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be approved. having an additional approval means that it is much harder to get people to buy into the model. they are not sure if it will exist in the future. having it on the way it was done, we couldn't be happier about that. teams a big moment for our and the people who support us. >> part of getting unconditional approval is the protected quote. what does that mean? >> we are part of the national market system. we have the best price, it is mandatory to trade with us. people are forced to connect. >> they have to trade with you as opposed to choosing to trade with you. even the firms among your critics. >> we are a fair access market so it is their decision to connect and from the very beginning, we have been fair access.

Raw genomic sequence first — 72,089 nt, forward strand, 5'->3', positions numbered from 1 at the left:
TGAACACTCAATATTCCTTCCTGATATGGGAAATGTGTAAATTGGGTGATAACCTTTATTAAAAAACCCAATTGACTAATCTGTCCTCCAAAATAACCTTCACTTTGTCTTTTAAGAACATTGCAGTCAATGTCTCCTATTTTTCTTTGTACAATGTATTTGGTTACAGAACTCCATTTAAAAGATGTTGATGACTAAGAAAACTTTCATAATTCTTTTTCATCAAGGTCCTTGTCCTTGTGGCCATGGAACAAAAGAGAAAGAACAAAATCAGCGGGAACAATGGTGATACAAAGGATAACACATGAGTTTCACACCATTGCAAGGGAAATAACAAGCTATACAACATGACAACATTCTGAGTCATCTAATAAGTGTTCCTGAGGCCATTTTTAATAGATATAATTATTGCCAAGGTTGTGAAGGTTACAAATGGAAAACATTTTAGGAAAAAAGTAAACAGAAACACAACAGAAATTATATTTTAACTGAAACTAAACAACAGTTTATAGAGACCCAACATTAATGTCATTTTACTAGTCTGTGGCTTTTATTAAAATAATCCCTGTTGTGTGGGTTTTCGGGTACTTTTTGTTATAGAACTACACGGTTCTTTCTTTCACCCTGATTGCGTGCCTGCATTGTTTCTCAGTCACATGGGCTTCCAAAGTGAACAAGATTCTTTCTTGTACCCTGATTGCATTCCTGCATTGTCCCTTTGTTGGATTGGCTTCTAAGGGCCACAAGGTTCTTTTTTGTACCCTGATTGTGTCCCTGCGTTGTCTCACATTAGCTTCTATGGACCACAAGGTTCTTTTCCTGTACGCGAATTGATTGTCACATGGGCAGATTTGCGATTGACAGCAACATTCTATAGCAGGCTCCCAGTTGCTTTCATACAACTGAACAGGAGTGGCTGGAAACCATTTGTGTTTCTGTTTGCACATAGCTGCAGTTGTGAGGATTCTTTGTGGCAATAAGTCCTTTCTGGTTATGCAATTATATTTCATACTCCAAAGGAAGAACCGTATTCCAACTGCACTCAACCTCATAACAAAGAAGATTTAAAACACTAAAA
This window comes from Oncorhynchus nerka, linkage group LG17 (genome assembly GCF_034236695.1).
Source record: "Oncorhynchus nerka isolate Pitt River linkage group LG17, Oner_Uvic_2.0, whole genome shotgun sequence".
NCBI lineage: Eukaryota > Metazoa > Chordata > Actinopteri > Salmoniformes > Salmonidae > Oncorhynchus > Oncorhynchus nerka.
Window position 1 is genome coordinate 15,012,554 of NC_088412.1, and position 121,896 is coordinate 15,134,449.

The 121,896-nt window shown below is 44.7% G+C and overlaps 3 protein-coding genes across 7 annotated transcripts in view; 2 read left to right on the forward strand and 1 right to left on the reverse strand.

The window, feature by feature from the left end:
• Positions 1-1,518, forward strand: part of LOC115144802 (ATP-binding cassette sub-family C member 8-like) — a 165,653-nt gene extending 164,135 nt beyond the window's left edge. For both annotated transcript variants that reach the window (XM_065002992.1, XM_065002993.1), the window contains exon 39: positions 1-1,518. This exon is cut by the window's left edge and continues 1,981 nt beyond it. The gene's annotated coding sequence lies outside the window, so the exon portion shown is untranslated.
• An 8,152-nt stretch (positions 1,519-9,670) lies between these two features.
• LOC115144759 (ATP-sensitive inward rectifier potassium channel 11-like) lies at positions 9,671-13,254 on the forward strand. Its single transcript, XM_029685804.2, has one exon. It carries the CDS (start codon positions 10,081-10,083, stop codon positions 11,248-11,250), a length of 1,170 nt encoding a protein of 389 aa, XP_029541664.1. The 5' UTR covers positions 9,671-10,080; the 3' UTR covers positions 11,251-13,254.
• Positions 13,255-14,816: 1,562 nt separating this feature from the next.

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it is entirely the industry's choice whether to connect or not. we have grown to the second-largest nonexchange and this is the next step for us to grow. >> explained to people what you can do now as an exchange. why is it important to be an exchange as opposed to what you were before? >> part of it is scale. there are limits to how big dark pools can grow and we no longer have a limit to how large we can grow. the other part is competing at the highest level. we are focused on serving multiple constituents, so we look at -- our best relationships are with the brokers and asset managers but there have been a number of trading companies that have expressed interest in working with ie x. >> you have about 2%. you account for 2% of all equity